One trip here, I was looking for the train station St Lazare.  I mean really simple – where is the train station???  I knew how to say it.  Ou est le gare St Lazare?  I asked.  I received bewildered responses.  From everyone!  I was getting frustrated and close to angry.  Did they need me to write it?   I found the station on my own using the map a few minutes later.  It was a month later, when I was home in California, that I suddenly realized – and I don’t know how – the thought just appeared in my brain – that I was pronouncing a different word.  Sure, I had GARE in my brain, but I was saying GUERRE.  Which means…. War.  So, yup, I was asking all these Parisiens with increasing frustration – WHERE IS THE WAR???

That sums up my pronunciation skills.

After my visitors left, I crashed.  Slept for hours.  Tidied the place – they were both very neat but you know how things have to move to accommodate suitcases and bathroom stuff.  So everything is now in its place.

And next week is shaping up to be a doozy.  CE on Sunday afternoon, one on Monday, 3 on Tuesday, a guided visit of the Opera House IN FRENCH Wednesday, Thursday a trip to St Denis and Friday one CE and a museum visit.  My over cultured bilingual brain may explode.

My French friends ask if I don’t like London more than Paris.  Mais non.  Of course not.  London seemed too frenetic to me.  Which is probably not true – but it just felt that way.  Even with our forays into picturesque and calm St James Park.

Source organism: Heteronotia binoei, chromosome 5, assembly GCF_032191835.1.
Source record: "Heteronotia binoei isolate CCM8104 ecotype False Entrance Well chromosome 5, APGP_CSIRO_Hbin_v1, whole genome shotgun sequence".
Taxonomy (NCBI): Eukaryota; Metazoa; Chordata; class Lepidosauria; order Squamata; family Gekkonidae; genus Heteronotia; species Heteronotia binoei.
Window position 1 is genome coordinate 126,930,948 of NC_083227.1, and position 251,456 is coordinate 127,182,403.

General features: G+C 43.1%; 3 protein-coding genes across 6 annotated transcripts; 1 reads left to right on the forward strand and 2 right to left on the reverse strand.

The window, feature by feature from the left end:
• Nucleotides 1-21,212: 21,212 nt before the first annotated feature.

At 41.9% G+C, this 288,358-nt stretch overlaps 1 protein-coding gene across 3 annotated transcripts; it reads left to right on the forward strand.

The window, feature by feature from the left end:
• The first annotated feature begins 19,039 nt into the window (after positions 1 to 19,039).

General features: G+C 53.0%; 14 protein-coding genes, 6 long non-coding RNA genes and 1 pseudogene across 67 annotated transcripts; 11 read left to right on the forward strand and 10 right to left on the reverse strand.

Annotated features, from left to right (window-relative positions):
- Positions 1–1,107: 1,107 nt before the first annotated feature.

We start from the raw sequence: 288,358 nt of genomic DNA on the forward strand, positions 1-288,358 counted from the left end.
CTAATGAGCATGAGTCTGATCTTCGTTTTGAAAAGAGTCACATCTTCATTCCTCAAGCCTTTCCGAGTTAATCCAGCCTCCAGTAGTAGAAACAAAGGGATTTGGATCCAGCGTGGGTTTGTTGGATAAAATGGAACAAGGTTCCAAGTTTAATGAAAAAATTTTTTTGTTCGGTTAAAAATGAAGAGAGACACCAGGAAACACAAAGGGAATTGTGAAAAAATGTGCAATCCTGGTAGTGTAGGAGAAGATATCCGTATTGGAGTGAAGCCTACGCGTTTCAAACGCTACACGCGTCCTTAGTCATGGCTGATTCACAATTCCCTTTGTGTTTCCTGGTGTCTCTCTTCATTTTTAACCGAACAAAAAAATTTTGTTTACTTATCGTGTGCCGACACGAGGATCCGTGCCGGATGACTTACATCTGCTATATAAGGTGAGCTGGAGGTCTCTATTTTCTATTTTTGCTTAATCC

Although Paris has those Greves!  And Manifestations!  Today as I was on bus 73 on my way to the Musee D’Orsay for a CE, I noticed 10 police vans parked around Porte Maillot round-about.  I forgot all about it until I was returning home at 1700.  The bus basically follows the same route – Place de la Concorde then up the Champs Elysees.  But once we got on the Champs, we were slower than molasses in January (or October as it is very chilly here now).  We inched along. And then ten police vans zip up the middle of the boulevard, sirens going, lights flashing.  Through the Iphone I discovered that the VTC (Voiture de Tourisme avec Chauffeur) was protesting their salaries.  It was confusing – the article referenced Uber – but they don’t work for Uber.  My French failed me…  So I finally ditched the bus and jumped on the metro.  Only to stand there and wait 5 minutes.  We get to the next station and the same thing.  I was thinking I should have stayed on the bus – except when I got to my stop, the bus sign said bus 73 was not serving that stop – it was on a “deviation.”  So I wouldn’t have made it home anyway.  And when I exit at Porte Maillot, I expect to see tons of police and maybe burning tires…  Nothing.  Nada.  Rien.   Well, ok, there was one police car.  But the traffic was moving quickly so I clearly missed the action – or whatever was causing the lack of action and traffic.   There’s nothing about it on TV.  Can’t find an update on the VTC on the web.  C’est la vie en Paris.